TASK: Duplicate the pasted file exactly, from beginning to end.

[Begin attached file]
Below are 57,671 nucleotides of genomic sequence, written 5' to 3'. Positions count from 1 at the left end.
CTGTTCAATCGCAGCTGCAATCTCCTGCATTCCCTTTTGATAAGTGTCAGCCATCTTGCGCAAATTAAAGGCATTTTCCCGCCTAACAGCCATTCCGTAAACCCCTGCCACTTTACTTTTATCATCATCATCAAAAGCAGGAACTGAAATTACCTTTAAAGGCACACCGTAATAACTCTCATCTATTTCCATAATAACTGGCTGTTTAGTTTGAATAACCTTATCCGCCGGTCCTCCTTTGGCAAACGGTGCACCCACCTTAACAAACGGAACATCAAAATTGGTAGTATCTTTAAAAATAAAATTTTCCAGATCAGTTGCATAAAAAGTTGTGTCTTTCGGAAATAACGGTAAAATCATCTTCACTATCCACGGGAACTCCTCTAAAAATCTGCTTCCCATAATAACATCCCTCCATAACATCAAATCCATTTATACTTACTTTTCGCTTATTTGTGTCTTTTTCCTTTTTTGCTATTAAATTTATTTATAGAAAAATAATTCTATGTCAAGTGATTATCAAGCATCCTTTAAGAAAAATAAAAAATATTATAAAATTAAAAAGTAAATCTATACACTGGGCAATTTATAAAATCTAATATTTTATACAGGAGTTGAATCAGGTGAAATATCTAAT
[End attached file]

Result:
Below are 57,671 nucleotides of genomic sequence, written 5' to 3'. Positions count from 1 at the left end.
CTGTTCAATCGCAGCTGCAATCTCCTGCATTCCCTTTTGATAAGTGTCAGCCATCTTGCGCAAATTAAAGGCATTTTCCCGCCTAACAGCCATTCCGTAAACCCCTGCCACTTTACTTTTATCATCATCATCAAAAGCAGGAACTGAAATTACCTTTAAAGGCACACCGTAATAACTCTCATCTATTTCCATAATAACTGGCTGTTTAGTTTGAATAACCTTATCCGCCGGTCCTCCTTTGGCAAACGGTGCACCCACCTTAACAAACGGAACATCAAAATTGGTAGTATCTTTAAAAATAAAATTTTCCAGATCAGTTGCATAAAAAGTTGTGTCTTTCGGAAATAACGGTAAAATCATCTTCACTATCCACGGGAACTCCTCTAAAAATCTGCTTCCCATAATAACATCCCTCCATAACATCAAATCCATTTATACTTACTTTTCGCTTATTTGTGTCTTTTTCCTTTTTTGCTATTAAATTTATTTATAGAAAAATAATTCTATGTCAAGTGATTATCAAGCATCCTTTAAGAAAAATAAAAAATATTATAAAATTAAAAAGTAAATCTATACACTGGGCAATTTATAAAATCTAATATTTTATACAGGAGTTGAATCAGGTGAAATATCTAAT